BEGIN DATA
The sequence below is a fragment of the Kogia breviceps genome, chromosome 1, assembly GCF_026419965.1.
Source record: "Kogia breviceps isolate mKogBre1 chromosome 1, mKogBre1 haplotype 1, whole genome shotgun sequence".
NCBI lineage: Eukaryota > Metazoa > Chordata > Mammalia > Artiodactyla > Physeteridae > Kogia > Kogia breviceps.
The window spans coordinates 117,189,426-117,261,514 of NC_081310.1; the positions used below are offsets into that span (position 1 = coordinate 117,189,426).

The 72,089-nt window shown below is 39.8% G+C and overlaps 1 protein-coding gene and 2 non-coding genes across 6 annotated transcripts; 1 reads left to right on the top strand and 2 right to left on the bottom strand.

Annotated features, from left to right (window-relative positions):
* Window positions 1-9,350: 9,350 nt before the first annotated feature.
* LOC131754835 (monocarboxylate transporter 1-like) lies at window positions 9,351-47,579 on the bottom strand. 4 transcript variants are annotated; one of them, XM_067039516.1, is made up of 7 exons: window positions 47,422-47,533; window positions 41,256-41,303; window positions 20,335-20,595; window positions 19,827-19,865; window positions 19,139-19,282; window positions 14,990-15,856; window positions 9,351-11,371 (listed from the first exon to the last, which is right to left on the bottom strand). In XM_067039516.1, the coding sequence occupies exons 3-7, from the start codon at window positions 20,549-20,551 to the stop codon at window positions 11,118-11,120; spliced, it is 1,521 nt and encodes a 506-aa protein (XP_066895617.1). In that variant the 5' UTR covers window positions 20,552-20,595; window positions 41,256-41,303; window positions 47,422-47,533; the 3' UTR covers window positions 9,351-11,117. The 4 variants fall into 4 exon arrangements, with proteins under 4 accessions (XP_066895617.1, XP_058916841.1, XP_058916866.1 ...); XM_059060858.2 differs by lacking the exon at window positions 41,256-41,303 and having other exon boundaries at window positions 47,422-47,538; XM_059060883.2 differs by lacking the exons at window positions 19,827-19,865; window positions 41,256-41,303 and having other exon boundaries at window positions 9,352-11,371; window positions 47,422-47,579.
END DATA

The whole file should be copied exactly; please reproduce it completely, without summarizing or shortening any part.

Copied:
The sequence below is a fragment of the Kogia breviceps genome, chromosome 1, assembly GCF_026419965.1.
Source record: "Kogia breviceps isolate mKogBre1 chromosome 1, mKogBre1 haplotype 1, whole genome shotgun sequence".
NCBI lineage: Eukaryota > Metazoa > Chordata > Mammalia > Artiodactyla > Physeteridae > Kogia > Kogia breviceps.
The window spans coordinates 117,189,426-117,261,514 of NC_081310.1; the positions used below are offsets into that span (position 1 = coordinate 117,189,426).

The 72,089-nt window shown below is 39.8% G+C and overlaps 1 protein-coding gene and 2 non-coding genes across 6 annotated transcripts; 1 reads left to right on the top strand and 2 right to left on the bottom strand.

Annotated features, from left to right (window-relative positions):
* Window positions 1-9,350: 9,350 nt before the first annotated feature.
* LOC131754835 (monocarboxylate transporter 1-like) lies at window positions 9,351-47,579 on the bottom strand. 4 transcript variants are annotated; one of them, XM_067039516.1, is made up of 7 exons: window positions 47,422-47,533; window positions 41,256-41,303; window positions 20,335-20,595; window positions 19,827-19,865; window positions 19,139-19,282; window positions 14,990-15,856; window positions 9,351-11,371 (listed from the first exon to the last, which is right to left on the bottom strand). In XM_067039516.1, the coding sequence occupies exons 3-7, from the start codon at window positions 20,549-20,551 to the stop codon at window positions 11,118-11,120; spliced, it is 1,521 nt and encodes a 506-aa protein (XP_066895617.1). In that variant the 5' UTR covers window positions 20,552-20,595; window positions 41,256-41,303; window positions 47,422-47,533; the 3' UTR covers window positions 9,351-11,117. The 4 variants fall into 4 exon arrangements, with proteins under 4 accessions (XP_066895617.1, XP_058916841.1, XP_058916866.1 ...); XM_059060858.2 differs by lacking the exon at window positions 41,256-41,303 and having other exon boundaries at window positions 47,422-47,538; XM_059060883.2 differs by lacking the exons at window positions 19,827-19,865; window positions 41,256-41,303 and having other exon boundaries at window positions 9,352-11,371; window positions 47,422-47,579.